I would like to point out a few things in this passage that make me consider the "imputed sin" interpretation to be an unlikely understanding of original sin. First, the passage does not focus only on the primeval sin at the dawn of human history, but takes into account the broad sweep of human history full of sin and death: "before the Law was given, sin was in the world", and "nevertheless, death reigned from the time of Adam to the time of Moses". Also the passage seems to indicate that everyone else sinned in their own rights. It makes the distinction between Adam's trangression and the sins of the rest of the people who lived before Moses, that while Adam had a commandment and transgressed it, the others did not have the same transgression in that they had no explicit law. Paul had developed an argument from the natural law and human conscience earlier in the letter. So while the sin of others was not accounted because there was no law, death still reigned.

On the view that the whole discussion is really about one primeval sin that is put to our account, there would be no need to argue the status of peoples' own sins up until the time of Moses, or even whether the other people had sinned at all. The passage does not say that Adam's guilt was imputed to others; it says that all sinned and references the broad sweep of history.

The view of imputing one primeval sin has never been accepted among Christians as a whole, but only regionally. There has always been at least one dissenting voice within the church: the Eastern Orthodox. Some Eastern Orthodox theologians I've read say that Rome based her view of imputation from Adam based on a faulty Latin interpretation of the Greek. The Eastern Orthodox hold a view of original sin which may possibly be more ancient than Rome's, where each of us is held responsible for his own sin, not for Adam's. If this is the case, then Adam's sin was worse than "imputed"; it opened a door so that sin and death became a part of the fabric of the world, and each of us participated in the guilt of the world by our own sins.

Death and sin enter the world not by mere imputation that leaves us unaffected and untransformed, but in reality so that even the thoughts of our hearts turn to evil. The Calvinists in particular tend to emphasize that our sinful condition is not a matter of imputing a sin to us that we did not commit, but that there is a deep-seated sinfulness in us that affects everything we do. The Calvinists write about TULIP and have much to say about total depravity and the sinfulness of our lives; in this context it is especially surprising to arrive at a conversation on atonement and see original sin referenced as a matter of imputation rather than a matter of depravity. Atonement also tackles mankind's depravity, our evil inclination. By the nature of the problem, atonement must cause the death of our evil inclination, must cause our return to God, must effect the reversal of our depravity: our repentance.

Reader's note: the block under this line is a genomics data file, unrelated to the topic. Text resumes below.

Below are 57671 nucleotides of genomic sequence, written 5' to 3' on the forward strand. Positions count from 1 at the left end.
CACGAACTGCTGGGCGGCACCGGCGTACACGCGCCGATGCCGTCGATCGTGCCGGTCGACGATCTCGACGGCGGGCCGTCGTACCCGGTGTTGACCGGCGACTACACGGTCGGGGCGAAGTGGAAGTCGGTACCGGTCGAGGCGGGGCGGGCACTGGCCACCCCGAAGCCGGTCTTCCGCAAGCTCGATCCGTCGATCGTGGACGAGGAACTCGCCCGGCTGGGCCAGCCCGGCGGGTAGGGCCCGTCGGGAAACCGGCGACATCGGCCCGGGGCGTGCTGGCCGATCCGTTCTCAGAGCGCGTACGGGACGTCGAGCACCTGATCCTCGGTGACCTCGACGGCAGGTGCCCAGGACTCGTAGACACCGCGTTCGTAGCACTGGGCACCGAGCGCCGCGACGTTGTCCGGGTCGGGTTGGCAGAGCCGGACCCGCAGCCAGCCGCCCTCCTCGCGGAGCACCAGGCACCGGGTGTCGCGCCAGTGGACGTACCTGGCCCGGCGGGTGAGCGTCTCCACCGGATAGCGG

The catastrophic effects which Calvinists so eloquently describe in their doctrine of Total Depravity are not really consistent with a view that Adam's sin comes to us only by imputation, that we are affected only by representation. We ourselves are direct participants in the fall of the world. And as redeemed, we are direct participants in the new creation and the healing of the world.

If we ourselves participate in the fall of the world, if our evil inclination and our depravity are considered part of the problem, then that leads to a different view of the nature of the atonement. The atonement involves more than substitution, more than representation, more than imputation; the atonement also brings about a new reality, makes us part of a new creation.

Please note that I have never argued against Christ being our substitute. There is a very real substitution that is part of the atonement. The problem comes only when we try to make it the whole; for that leaves everything else -- the defeat of depravity and the evil inclination, repentance, faith, the new creation -- out of the atonement. If you'll pardon a bad joke, it's a view of atonement which is very limited.

Tuesday, May 08, 2007

The Prostitute Justified by Works: The Book of James

Was not even Rahab the prostitute justified by works when she received the messengers and sent them out another way?
James was among the books spoken against by the early church before finally being admitted to the canon of Scripture. Of the books which were originally disputed, few were criticized in such strong language as James. His teachings on faith and works were suspect, and he was thought to give support to the sects which taught full compliance with Jewish law (including such things as clothing and dietary restrictions).

I understand the concern with the book of James. I'm aware of the part where James looks very much as if he is insisting that there is a certain "earned righteousness" going on, a status before God based on righteous acts that someone could claim as his own. But that's until you consider his examples. I'm not sure that we have really appreciated the shock value of James' choices of examples. He lists only two examples of people justified for what they did. One was a patriarch; the other was a prostitute. She wasn't a reformed prostitute, or a former prostitute; she was a prostitute. When we read about the spies and the prostitute (Joshua chapter 2), we can and should give the spies the benefit of the doubt as to what they were doing with a prostitute; but we cannot extend the same treatment to the prostitute. She was identified as a prostitute, someone known for her sexual immorality.